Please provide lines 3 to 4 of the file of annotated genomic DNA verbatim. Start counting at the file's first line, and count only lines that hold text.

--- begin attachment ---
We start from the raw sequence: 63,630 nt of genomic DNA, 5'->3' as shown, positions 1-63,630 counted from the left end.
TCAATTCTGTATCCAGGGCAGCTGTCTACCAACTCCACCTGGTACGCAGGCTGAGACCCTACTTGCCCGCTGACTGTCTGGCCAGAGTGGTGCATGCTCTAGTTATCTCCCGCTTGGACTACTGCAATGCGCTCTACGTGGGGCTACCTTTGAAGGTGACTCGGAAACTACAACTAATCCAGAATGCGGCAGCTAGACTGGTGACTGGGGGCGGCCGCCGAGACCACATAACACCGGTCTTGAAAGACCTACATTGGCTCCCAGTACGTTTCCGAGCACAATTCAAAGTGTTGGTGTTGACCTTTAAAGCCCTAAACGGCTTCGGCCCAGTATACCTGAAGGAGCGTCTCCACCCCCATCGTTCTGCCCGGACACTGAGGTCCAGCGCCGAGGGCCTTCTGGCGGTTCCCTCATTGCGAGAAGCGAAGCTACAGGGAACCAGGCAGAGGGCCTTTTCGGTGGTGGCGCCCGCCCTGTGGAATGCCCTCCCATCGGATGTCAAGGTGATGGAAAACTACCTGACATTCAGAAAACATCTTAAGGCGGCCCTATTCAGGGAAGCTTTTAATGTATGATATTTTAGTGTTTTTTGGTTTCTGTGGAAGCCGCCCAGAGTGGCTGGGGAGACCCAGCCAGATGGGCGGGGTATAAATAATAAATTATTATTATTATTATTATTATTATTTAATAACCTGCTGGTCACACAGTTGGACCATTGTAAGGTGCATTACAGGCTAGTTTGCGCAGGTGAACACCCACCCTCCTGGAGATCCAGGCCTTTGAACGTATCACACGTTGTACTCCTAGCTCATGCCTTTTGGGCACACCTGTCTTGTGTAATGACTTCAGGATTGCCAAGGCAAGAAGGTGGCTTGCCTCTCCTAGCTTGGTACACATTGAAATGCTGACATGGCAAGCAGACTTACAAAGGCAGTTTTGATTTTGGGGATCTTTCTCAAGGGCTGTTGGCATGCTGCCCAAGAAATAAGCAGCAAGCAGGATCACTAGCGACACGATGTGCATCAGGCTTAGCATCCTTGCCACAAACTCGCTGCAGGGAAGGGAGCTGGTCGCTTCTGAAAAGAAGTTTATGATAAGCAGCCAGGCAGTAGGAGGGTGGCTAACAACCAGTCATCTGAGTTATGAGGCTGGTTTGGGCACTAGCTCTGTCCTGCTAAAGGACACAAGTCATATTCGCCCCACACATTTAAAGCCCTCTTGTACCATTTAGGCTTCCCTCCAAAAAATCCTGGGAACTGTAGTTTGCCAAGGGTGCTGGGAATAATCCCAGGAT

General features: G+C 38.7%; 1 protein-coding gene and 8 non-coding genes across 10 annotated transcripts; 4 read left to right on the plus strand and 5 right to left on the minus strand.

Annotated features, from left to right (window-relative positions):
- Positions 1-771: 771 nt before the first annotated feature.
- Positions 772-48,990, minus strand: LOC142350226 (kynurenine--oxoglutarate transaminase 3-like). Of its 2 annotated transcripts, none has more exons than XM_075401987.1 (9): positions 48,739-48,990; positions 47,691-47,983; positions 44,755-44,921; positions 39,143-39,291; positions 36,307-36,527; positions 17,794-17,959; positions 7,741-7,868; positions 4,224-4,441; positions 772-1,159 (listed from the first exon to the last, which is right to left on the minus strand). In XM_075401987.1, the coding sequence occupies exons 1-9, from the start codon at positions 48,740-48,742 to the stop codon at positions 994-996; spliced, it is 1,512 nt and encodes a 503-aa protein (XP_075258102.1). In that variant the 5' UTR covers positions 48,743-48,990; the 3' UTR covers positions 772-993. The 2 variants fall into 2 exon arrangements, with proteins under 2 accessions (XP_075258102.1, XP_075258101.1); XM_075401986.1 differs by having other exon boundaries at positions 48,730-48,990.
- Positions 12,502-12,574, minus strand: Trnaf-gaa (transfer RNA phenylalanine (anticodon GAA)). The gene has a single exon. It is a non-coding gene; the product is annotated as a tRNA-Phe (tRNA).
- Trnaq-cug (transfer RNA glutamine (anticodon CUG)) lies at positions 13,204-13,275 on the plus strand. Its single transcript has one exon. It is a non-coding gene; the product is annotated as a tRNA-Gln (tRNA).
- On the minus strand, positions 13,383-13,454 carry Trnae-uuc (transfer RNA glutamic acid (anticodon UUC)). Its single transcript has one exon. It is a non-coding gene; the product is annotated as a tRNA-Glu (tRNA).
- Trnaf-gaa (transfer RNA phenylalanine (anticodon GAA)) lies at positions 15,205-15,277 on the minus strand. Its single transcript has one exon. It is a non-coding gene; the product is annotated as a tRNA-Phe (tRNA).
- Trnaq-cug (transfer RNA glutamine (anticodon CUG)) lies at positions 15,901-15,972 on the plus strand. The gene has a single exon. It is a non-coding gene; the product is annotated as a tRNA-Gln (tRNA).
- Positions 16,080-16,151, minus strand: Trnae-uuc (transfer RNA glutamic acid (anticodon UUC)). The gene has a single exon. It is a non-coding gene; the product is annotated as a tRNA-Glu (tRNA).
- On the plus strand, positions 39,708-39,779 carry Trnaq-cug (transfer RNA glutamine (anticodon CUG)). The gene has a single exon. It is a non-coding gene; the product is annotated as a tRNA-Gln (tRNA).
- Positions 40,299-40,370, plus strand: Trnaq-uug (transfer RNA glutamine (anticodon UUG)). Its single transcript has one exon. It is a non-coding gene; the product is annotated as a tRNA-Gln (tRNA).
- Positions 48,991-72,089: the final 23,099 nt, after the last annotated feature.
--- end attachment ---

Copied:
General features: G+C 38.7%; 1 protein-coding gene and 8 non-coding genes across 10 annotated transcripts; 4 read left to right on the plus strand and 5 right to left on the minus strand.

Annotated features, from left to right (window-relative positions):